DANIELLE: And, I saw a lot of that in Dornan. He was stiff, he was going through the motions. He couldn’t even fake the American accent well enough and, ironically, it hurt his character development. His lack of passion actually destroyed any sort of development there could have been.
MATT: Funny you mention the accent. It felt like I was watching Colin Firth without the charm.
DANIELLE: Well, Colin Firth doesn’t have charm, really, so…
MATT: The beer must be hitting you.
DANIELLE: I haven’t even started. We need another round. Where’s our beer wench?
MATT: And they say women can’t sound sexist.
DANIELLE: I’ve been a beer wench! I was proud of being a bartender during my college years!
MATT (laughs): Indeed. Let’s move on to the only other character in this film: Anastasia Steele. First, before I talk about the lifeless performance from the spawn of Don Johnson and Melanie Griffith, I love that name, man. I love it. “Anastasia Steele” sounds like the kinda pretentiously grandiose bullshit name that comes from a bad writer. And, I think, what made it a hundred times worse — at least for myself — was that Dornan couldn’t call her “Ana”. Each time he’d say “Anastasia”, I couldn’t even buy it. I couldn’t buy her name being Anastasia and I couldn’t buy him believing that her name was Anastasia. And, what’s worse, when he wasn’t saying her name like some pseudo-creeper, he would say, “Miss Steele” like he’s goddamn Superman and he just pulled her out of mid-air as she fell, screaming from the top of the Daily Planet. You know what? We might need to go back to Dornan again. I might have missed a few things…
DANIELLE: No, you’re on the right track. She was…”fluffy”.
MATT: Oh. That’s…you’ll explain. I hope… (laughs)
DANIELLE: She was frumpy. I mean, the book painted her like that: she’s this mousy, meek little woman — something that a lot of feminists really didn’t like. That includes myself. And she goes to this guy’s office and she — you know, they take a liking to one another. You never really believe it in the book. The romance, it’s so quick and silly. There’s no difference here. And, perhaps we can use the same excuse we used for Dornan: “oh, the material, it made her look like a goofball”. She’s a cute girl but she sleepwalked through the movie.
MATT: Totally agree with that.
DANIELLE: She’d enter a scene and she breathes her lines like she’s suffering an asthma attack. Every single line is said in breathless disbelief or these big, dewy, Disney eyes and it’s always the same line: “Why can’t I touch you? Why can’t you let me in? Why won’t you let me touch your face? Why can’t we just date? Why can’t we go to a movie?” And, that’s — none of that’s helping, the characterization — then comes the dialogue.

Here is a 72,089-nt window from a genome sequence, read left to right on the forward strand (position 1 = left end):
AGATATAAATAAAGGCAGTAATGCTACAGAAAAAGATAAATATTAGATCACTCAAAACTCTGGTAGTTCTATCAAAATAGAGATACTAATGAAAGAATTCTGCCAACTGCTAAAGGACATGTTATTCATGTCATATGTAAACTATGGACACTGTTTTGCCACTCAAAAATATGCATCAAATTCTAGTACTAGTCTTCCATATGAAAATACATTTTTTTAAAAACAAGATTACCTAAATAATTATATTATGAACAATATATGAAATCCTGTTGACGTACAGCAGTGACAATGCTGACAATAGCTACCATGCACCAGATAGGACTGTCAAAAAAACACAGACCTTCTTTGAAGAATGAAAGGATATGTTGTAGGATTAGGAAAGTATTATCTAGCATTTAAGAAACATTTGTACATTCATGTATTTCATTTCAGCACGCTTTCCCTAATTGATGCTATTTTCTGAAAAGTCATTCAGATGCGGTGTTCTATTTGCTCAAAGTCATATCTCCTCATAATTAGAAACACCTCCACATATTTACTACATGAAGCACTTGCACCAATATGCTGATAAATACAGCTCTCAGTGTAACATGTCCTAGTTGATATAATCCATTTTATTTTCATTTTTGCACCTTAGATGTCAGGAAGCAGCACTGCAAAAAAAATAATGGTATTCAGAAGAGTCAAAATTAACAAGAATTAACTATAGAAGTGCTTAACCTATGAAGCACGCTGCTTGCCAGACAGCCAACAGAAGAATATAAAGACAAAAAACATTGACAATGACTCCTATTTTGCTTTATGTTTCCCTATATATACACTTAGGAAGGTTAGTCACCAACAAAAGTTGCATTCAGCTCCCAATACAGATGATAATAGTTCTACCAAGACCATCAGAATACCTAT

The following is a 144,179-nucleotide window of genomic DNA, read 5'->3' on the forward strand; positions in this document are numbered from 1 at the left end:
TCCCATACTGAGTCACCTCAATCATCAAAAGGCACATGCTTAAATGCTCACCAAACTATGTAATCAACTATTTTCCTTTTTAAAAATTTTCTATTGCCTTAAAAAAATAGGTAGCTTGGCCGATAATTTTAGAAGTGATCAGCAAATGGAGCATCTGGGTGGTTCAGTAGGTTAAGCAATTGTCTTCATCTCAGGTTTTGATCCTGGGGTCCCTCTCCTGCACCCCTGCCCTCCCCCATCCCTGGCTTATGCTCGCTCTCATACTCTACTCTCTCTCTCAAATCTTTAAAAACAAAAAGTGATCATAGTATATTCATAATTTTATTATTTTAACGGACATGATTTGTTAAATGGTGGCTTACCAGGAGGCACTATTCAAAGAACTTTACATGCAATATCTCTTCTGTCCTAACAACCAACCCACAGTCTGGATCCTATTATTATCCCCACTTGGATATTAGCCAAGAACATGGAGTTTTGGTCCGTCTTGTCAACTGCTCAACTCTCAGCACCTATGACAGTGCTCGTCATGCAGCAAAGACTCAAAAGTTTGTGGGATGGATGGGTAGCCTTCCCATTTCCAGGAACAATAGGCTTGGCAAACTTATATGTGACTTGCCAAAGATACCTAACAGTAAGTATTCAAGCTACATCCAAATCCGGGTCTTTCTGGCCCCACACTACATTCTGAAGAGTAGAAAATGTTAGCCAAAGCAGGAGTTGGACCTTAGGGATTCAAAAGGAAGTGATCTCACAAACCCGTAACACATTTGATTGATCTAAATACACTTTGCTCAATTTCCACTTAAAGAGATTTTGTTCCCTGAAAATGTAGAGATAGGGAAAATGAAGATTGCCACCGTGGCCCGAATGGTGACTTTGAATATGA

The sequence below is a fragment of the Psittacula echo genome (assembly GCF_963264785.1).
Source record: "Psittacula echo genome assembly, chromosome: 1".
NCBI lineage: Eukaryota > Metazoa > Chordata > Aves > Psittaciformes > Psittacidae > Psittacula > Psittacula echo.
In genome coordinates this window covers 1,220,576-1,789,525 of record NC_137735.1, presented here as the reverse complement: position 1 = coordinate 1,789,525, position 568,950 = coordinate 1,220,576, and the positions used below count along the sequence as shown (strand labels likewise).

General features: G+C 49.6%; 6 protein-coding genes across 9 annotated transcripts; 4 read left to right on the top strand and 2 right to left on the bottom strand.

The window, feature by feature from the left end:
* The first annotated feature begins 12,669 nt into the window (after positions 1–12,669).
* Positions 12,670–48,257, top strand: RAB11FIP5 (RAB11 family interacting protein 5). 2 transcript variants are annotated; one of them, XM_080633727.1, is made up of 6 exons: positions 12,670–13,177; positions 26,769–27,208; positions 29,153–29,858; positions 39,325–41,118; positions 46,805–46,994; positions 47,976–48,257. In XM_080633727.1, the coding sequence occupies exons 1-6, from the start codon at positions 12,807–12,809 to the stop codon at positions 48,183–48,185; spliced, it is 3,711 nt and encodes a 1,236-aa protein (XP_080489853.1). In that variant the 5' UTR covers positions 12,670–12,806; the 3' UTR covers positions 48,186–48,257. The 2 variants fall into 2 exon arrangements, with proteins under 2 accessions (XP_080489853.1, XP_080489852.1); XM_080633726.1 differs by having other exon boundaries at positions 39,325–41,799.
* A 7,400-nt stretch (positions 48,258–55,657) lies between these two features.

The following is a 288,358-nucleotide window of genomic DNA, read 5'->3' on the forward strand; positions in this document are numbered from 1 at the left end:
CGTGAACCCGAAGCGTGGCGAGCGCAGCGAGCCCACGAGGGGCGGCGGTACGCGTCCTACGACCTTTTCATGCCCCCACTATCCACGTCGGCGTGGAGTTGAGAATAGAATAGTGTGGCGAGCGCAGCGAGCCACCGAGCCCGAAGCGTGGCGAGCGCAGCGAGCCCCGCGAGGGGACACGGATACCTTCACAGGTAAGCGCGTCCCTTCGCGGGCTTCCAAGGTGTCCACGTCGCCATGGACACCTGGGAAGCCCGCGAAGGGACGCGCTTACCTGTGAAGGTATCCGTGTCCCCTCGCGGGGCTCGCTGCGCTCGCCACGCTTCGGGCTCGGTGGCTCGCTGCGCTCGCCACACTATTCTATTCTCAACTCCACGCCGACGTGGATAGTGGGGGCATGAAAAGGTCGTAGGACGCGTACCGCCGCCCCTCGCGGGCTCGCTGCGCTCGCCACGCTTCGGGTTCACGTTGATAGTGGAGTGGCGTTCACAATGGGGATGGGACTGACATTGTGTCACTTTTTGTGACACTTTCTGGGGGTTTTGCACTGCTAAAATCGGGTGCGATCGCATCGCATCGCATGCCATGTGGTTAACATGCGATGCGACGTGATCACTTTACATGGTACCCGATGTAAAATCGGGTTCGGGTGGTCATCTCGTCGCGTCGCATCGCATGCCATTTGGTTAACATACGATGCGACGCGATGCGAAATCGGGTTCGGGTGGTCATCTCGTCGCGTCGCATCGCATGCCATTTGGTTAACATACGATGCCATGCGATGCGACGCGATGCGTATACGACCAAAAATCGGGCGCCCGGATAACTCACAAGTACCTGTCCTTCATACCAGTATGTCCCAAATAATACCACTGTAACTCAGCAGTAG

MATT: Ugh…and this might turn ugly at this point. You and I, we’re big fans of the show Mystery Science Theater 3000 and — first, I have to say: if the Rifftrax boys are reading this, you guys need to see this movie. It’s just unfuckingbelievable. You need to get this movie in your cross-hairs and you need to take it down like Cobra-fucking-Kai: no mercy, sweep its goddamn leg. Put it in a body bag, Johnny. It’s that bad. But, I mention this show–.
DANIELLE: You tend to do that a lot.
MATT (laughing): You can always swing back to MST3K for an analogy! That show was versatile. But, I mention it because, when I see a movie like this, one that takes money from your wallet, and you know it’s going to suck…and it sucks the goddamn life right out of you, I always think of the phrase, “DEEP HURTING”.
MATT: That stuck with me a long, long time. Coming out of that film, I don’t think I’ve ever been so vocal. I wasn’t the only one. The audience — mostly comprised of females (surprise, surprise) — were…I don’t know if I’d say they were “booing”, but they didn’t sound happy. I remember that we were just exiting the theater through the doorway to the lobby and I think I said, “How are you gonna wring two more movies from any of what we just saw?” And the three girls in front of us just laughed and they didn’t fight me on that. And, I remember, you said that they would have to do it to explain Grey and why he was all fucked up–.
DANIELLE: “Fifty shades of fucked up”. That was an actual line in the movie. He tells her that’s what he is.
MATT: Man…I need something stronger to drink. (Waitress happens by — I order a Vodka Martini.) But my instant rebuttal was “No. No, they don’t need to make another movie.” In fact, the books didn’t need to go past one. Nobody even needed to give James the chance to publish these books.
DANIELLE: My argument was that you would need the other two movies to explain why Grey is the asshole that he is.
MATT: But, Grey, he — I mean, I can’t even begin to spoil this movie because, honestly, the movie is so vapid and thin that if I say, “Oh my god, he whips the shit out of her until she’s sobbing and then she leaves him”, nobody would know or care if I was talking about the beginning, middle, or end. It’s either they’re fucking or they’re all emo for no reason other than they’re just copies of Edward and Bella in Twilight. There was no reason to care for Grey or Anastasia. Everyone in this goddamn movie is a stupid stereotype or they’re just stupid.